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Is the Investigation into Apple Music now Turning to Taylor Swift?


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Yesterday we posted a report covering the ongoing investigations into Apple's new streaming music service called "Apple Music." The report presented a letter from Universal Music Group (UMG) to New York's Antitrust Bureau Chief Eric Stock stating that they currently didn't have any agreements with Apple to impede the availability of third-party free or ad-supported music streaming services, or that limits, restricts or prevents UMG from licencing its recorded music repertoire to any third party music streaming service on any terms that UMG may choose. Nor does UMG intend to enter into any such agreements.


The attorneys general wanted to know whether Apple pressured the music labels — or whether the labels conspired with Apple and one another — to withdraw support for popular "freemium" services offered by companies like Spotify in favor of Apple's paid music subscriptions.


Today the topic has reportedly gone from Apple pressuring the music labels to whether or not Apple "pressurized stars and others into snubbing Spotify."


Today we're learning that the investigation may be looking into Taylor Swift's dropping Spotify so publically. The UK's Daily Mail wrote today that "Taylor Swift, the phenomenally successful American pop star, has signed up to the new service, even after she removed her entire back catalogue from Spotify last year in protest that it was giving music away for free.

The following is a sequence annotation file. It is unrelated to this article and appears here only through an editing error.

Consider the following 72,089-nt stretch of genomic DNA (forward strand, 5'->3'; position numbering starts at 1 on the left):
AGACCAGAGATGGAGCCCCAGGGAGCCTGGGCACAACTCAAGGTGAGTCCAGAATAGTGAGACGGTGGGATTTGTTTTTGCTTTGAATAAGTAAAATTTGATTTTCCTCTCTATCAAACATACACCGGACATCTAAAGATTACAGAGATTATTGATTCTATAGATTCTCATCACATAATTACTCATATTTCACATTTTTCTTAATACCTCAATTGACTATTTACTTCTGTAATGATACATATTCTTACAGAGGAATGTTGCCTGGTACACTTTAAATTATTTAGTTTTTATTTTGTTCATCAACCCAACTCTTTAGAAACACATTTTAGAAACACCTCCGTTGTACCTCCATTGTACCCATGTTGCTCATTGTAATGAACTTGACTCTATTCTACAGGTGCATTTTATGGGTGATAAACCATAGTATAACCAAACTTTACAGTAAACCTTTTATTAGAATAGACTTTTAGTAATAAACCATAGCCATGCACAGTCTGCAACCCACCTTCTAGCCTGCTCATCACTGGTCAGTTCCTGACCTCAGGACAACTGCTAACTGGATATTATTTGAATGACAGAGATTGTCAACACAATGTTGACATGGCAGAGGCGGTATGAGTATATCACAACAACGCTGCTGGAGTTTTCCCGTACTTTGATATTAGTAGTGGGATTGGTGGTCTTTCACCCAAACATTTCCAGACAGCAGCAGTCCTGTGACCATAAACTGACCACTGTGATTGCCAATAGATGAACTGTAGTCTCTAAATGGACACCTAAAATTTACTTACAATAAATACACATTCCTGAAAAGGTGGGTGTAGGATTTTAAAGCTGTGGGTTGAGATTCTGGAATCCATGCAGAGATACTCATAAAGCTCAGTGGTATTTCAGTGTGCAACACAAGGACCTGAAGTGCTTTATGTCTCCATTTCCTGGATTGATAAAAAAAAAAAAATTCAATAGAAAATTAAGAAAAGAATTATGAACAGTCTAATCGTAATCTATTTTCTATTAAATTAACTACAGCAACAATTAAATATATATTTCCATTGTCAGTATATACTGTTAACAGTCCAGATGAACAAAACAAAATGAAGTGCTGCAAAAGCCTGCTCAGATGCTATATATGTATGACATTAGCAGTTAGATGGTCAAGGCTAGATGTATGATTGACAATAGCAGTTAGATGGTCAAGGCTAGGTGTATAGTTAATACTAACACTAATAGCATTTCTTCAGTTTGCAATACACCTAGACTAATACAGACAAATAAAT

While there's no suggestion that she was pressured to leave Spotify, her willingness to join Apple certainly gave the new service a boost," reports the Daily Mail.


Whether Spotify is the one shaking the bushes with the Daily Mail to steer the investigation towards this new avenue or that the investigation was naturally going in that direction to begin with is unknown at this time. 


We reported back in March that the music industry had been re-thinking the so-called "freemium" music streaming business model. Then the issue exploded onto the scene with the very public incident of Taylor Swift yanking her music from Spotify. In November the Rolling Stone noted that Taylor Swift had never been the most enthusiastic supporter of free music. Swift had written at an earlier time that "Music is art, and art is important and rare. Important, rare things are valuable. Valuable things should be paid for." Her position turned more extreme one week after releasing her new album called "1989" when her label Big Machine Music abruptly yanked her entire catalog from Spotify.


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